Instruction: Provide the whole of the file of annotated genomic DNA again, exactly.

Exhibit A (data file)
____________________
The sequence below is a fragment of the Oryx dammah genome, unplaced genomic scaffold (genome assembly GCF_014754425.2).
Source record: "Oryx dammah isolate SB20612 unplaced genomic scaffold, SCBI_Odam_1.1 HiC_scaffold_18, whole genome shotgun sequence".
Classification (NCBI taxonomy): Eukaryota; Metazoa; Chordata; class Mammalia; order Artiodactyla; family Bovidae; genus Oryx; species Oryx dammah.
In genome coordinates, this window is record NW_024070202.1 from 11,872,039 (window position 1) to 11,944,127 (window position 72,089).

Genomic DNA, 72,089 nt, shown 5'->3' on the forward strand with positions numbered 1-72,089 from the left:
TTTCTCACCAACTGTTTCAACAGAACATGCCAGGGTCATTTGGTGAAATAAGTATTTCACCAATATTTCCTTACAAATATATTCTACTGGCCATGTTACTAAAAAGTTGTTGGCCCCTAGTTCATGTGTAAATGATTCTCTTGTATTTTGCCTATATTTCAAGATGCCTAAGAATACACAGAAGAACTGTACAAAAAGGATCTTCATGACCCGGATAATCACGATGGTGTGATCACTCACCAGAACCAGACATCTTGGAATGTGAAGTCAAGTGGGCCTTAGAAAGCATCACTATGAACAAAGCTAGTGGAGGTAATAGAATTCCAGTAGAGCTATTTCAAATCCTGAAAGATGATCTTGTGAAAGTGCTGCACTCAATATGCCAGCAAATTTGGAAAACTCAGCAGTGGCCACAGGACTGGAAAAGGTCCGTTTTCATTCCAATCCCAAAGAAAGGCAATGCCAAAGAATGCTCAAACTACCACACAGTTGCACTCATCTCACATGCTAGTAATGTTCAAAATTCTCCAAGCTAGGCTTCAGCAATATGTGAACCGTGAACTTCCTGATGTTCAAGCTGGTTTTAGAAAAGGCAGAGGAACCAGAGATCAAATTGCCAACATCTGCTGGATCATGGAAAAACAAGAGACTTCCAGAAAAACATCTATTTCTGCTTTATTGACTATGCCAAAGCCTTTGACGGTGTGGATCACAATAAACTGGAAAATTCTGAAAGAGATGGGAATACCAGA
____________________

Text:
The sequence below is a fragment of the Oryx dammah genome, unplaced genomic scaffold (genome assembly GCF_014754425.2).
Source record: "Oryx dammah isolate SB20612 unplaced genomic scaffold, SCBI_Odam_1.1 HiC_scaffold_18, whole genome shotgun sequence".
Classification (NCBI taxonomy): Eukaryota; Metazoa; Chordata; class Mammalia; order Artiodactyla; family Bovidae; genus Oryx; species Oryx dammah.
In genome coordinates, this window is record NW_024070202.1 from 11,872,039 (window position 1) to 11,944,127 (window position 72,089).

Genomic DNA, 72,089 nt, shown 5'->3' on the forward strand with positions numbered 1-72,089 from the left:
TTTCTCACCAACTGTTTCAACAGAACATGCCAGGGTCATTTGGTGAAATAAGTATTTCACCAATATTTCCTTACAAATATATTCTACTGGCCATGTTACTAAAAAGTTGTTGGCCCCTAGTTCATGTGTAAATGATTCTCTTGTATTTTGCCTATATTTCAAGATGCCTAAGAATACACAGAAGAACTGTACAAAAAGGATCTTCATGACCCGGATAATCACGATGGTGTGATCACTCACCAGAACCAGACATCTTGGAATGTGAAGTCAAGTGGGCCTTAGAAAGCATCACTATGAACAAAGCTAGTGGAGGTAATAGAATTCCAGTAGAGCTATTTCAAATCCTGAAAGATGATCTTGTGAAAGTGCTGCACTCAATATGCCAGCAAATTTGGAAAACTCAGCAGTGGCCACAGGACTGGAAAAGGTCCGTTTTCATTCCAATCCCAAAGAAAGGCAATGCCAAAGAATGCTCAAACTACCACACAGTTGCACTCATCTCACATGCTAGTAATGTTCAAAATTCTCCAAGCTAGGCTTCAGCAATATGTGAACCGTGAACTTCCTGATGTTCAAGCTGGTTTTAGAAAAGGCAGAGGAACCAGAGATCAAATTGCCAACATCTGCTGGATCATGGAAAAACAAGAGACTTCCAGAAAAACATCTATTTCTGCTTTATTGACTATGCCAAAGCCTTTGACGGTGTGGATCACAATAAACTGGAAAATTCTGAAAGAGATGGGAATACCAGA